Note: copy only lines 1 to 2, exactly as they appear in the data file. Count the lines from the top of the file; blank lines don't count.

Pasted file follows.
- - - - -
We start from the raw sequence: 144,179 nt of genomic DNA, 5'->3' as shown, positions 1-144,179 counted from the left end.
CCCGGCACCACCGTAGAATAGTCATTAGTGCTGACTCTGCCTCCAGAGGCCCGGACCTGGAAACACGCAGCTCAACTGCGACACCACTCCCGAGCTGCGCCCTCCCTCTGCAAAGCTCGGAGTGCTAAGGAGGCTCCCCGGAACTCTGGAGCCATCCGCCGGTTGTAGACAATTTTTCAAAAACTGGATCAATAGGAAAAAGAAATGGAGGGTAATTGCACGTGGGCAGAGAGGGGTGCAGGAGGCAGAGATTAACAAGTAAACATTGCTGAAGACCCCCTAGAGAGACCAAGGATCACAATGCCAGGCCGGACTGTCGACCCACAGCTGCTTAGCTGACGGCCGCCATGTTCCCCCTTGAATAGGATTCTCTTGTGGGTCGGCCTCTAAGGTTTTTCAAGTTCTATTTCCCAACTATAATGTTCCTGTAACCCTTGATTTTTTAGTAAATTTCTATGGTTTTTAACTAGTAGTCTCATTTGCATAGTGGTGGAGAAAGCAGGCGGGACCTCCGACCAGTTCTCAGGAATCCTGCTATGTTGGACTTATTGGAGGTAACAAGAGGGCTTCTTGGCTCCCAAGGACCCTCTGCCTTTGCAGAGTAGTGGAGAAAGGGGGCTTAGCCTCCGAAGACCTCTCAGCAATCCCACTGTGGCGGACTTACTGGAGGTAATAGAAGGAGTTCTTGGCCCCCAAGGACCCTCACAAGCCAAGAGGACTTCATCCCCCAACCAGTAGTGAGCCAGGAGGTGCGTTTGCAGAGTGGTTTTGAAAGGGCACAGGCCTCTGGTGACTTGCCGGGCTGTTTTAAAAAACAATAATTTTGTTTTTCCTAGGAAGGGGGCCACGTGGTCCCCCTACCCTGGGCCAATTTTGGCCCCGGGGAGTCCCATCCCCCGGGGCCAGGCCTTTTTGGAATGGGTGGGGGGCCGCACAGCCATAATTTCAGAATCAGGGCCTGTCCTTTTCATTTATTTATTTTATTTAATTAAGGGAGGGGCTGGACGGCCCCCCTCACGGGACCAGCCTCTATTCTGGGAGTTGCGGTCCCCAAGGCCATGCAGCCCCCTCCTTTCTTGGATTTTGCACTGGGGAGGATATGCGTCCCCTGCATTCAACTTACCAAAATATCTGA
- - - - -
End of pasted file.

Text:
We start from the raw sequence: 144,179 nt of genomic DNA, 5'->3' as shown, positions 1-144,179 counted from the left end.
CCCGGCACCACCGTAGAATAGTCATTAGTGCTGACTCTGCCTCCAGAGGCCCGGACCTGGAAACACGCAGCTCAACTGCGACACCACTCCCGAGCTGCGCCCTCCCTCTGCAAAGCTCGGAGTGCTAAGGAGGCTCCCCGGAACTCTGGAGCCATCCGCCGGTTGTAGACAATTTTTCAAAAACTGGATCAATAGGAAAAAGAAATGGAGGGTAATTGCACGTGGGCAGAGAGGGGTGCAGGAGGCAGAGATTAACAAGTAAACATTGCTGAAGACCCCCTAGAGAGACCAAGGATCACAATGCCAGGCCGGACTGTCGACCCACAGCTGCTTAGCTGACGGCCGCCATGTTCCCCCTTGAATAGGATTCTCTTGTGGGTCGGCCTCTAAGGTTTTTCAAGTTCTATTTCCCAACTATAATGTTCCTGTAACCCTTGATTTTTTAGTAAATTTCTATGGTTTTTAACTAGTAGTCTCATTTGCATAGTGGTGGAGAAAGCAGGCGGGACCTCCGACCAGTTCTCAGGAATCCTGCTATGTTGGACTTATTGGAGGTAACAAGAGGGCTTCTTGGCTCCCAAGGACCCTCTGCCTTTGCAGAGTAGTGGAGAAAGGGGGCTTAGCCTCCGAAGACCTCTCAGCAATCCCACTGTGGCGGACTTACTGGAGGTAATAGAAGGAGTTCTTGGCCCCCAAGGACCCTCACAAGCCAAGAGGACTTCATCCCCCAACCAGTAGTGAGCCAGGAGGTGCGTTTGCAGAGTGGTTTTGAAAGGGCACAGGCCTCTGGTGACTTGCCGGGCTGTTTTAAAAAACAATAATTTTGTTTTTCCTAGGAAGGGGGCCACGTGGTCCCCCTACCCTGGGCCAATTTTGGCCCCGGGGAGTCCCATCCCCCGGGGCCAGGCCTTTTTGGAATGGGTGGGGGGCCGCACAGCCATAATTTCAGAATCAGGGCCTGTCCTTTTCATTTATTTATTTTATTTAATTAAGGGAGGGGCTGGACGGCCCCCCTCACGGGACCAGCCTCTATTCTGGGAGTTGCGGTCCCCAAGGCCATGCAGCCCCCTCCTTTCTTGGATTTTGCACTGGGGAGGATATGCGTCCCCTGCATTCAACTTACCAAAATATCTGA